Wednesday, April 23, 2008

Down by the river

After retiring into the shade over the middle of the day, I decided to try and find the river. You'd think that something like a river, sluicing right through the city, would be pretty easy to find. But you'd be forgetting that this is India. I walked up street after street, figuring that as long as I stuck to a vaguely north-easterly direction I would surely come upon it sooner or later. Luckily my sense of direction is better than Mummy's, and - more later than sooner - I found myself on a bridge. I found my way down to the riverbank and stood for a while just watching, too shy to pull out the camera and invade the scene. The water was low, and people occupied several grassy islands and islets. Three boys were trapping minuscule fish in a handkerchief, filling a cellophane bag with their catch. Brightly-clothed washerwomen beat sudsy clothes against rocks (the usual method for clothes-washing here), the now-familiar smacking sound echoing off the banks. Middle-aged men in loincloths soaped themselves in the weir under the bridge. Small children played and bathed - girls fully clothed; boys in varying states of undress (some naked save for a shoestring tied around their waist - I've seen this a lot, and I can't fathom the reason for it). A cricket match was playing out on the largest island. On the far side a man washed his autorickshaw.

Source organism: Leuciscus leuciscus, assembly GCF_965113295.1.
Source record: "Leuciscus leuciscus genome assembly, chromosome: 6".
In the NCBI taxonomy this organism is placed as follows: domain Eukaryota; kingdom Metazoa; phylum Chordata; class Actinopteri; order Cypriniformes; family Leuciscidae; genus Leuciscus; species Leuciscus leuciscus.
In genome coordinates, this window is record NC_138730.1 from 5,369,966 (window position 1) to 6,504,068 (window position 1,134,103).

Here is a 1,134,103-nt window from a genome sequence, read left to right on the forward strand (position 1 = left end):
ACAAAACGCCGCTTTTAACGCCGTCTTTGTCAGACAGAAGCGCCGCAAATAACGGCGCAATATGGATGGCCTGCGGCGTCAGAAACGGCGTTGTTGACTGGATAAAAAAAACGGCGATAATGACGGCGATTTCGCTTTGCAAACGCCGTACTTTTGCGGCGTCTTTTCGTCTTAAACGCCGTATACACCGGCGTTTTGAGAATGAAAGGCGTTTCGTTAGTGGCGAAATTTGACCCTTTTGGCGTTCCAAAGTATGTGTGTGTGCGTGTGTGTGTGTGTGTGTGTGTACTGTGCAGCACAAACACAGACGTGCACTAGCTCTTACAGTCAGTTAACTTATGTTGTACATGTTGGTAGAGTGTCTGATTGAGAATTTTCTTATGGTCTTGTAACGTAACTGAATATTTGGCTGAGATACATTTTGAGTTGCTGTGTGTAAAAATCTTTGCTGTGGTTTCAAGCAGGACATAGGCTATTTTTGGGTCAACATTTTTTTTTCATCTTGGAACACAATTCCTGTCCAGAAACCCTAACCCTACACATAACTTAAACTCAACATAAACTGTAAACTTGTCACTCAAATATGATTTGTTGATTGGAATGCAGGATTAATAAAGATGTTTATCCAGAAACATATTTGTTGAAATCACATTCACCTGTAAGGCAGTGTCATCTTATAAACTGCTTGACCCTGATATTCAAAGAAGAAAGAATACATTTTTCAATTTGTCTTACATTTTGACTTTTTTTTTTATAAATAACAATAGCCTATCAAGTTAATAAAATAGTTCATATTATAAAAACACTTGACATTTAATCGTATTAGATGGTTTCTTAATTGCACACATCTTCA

I crossed a narrow channel to the nearest island. The river was bathwater-warm around my ankles. I hovered by a group of three washerwomen, finally asking if I could take pictures. They were bemused, but agreed.

It wasn't long before I'd accumulated the inevitable band of small boys, which in turn opened the way for their elder brothers. I took photographs, I posed for photographs, I took addresses, and as the sun got low in the sky decided to mosey back to my guesthouse. The small boys escorted me back to the main road.

I pulled out my map and squinted at it. The boys tried to help, which brought a helpful passer-by to my assistance. It didn't look far to my guesthouse, so I waved away his suggestion of a rickshaw, and set off. And then I spotted an interesting-looking lane...

When I finally emerged from the labyrinth of laneways the sun was low and I was on entirely the opposite side of town from where I wanted to be. But no matter - easy enough to find my way.

An hour later I was still trudging around. The sun had set by now, but I was sure it wasn't much further. Then I came to a building I knew I'd already passed, and realised I'd completed a full circuit of the temple. It was time to find transport. The first rickshaw I hailed wanted 50 rupees. My unfailing conviction that my destination is just around the corner comes in handy when negotiating with rickshaws, as I refuse to be bullied into paying 50 rupees for a journey which I am certain is only a kilometre or so. Three rickshaws later I managed to bargain my way down to 20 rupees, and was whisked through the darkness by pedal-power to the door of my guesthouse.


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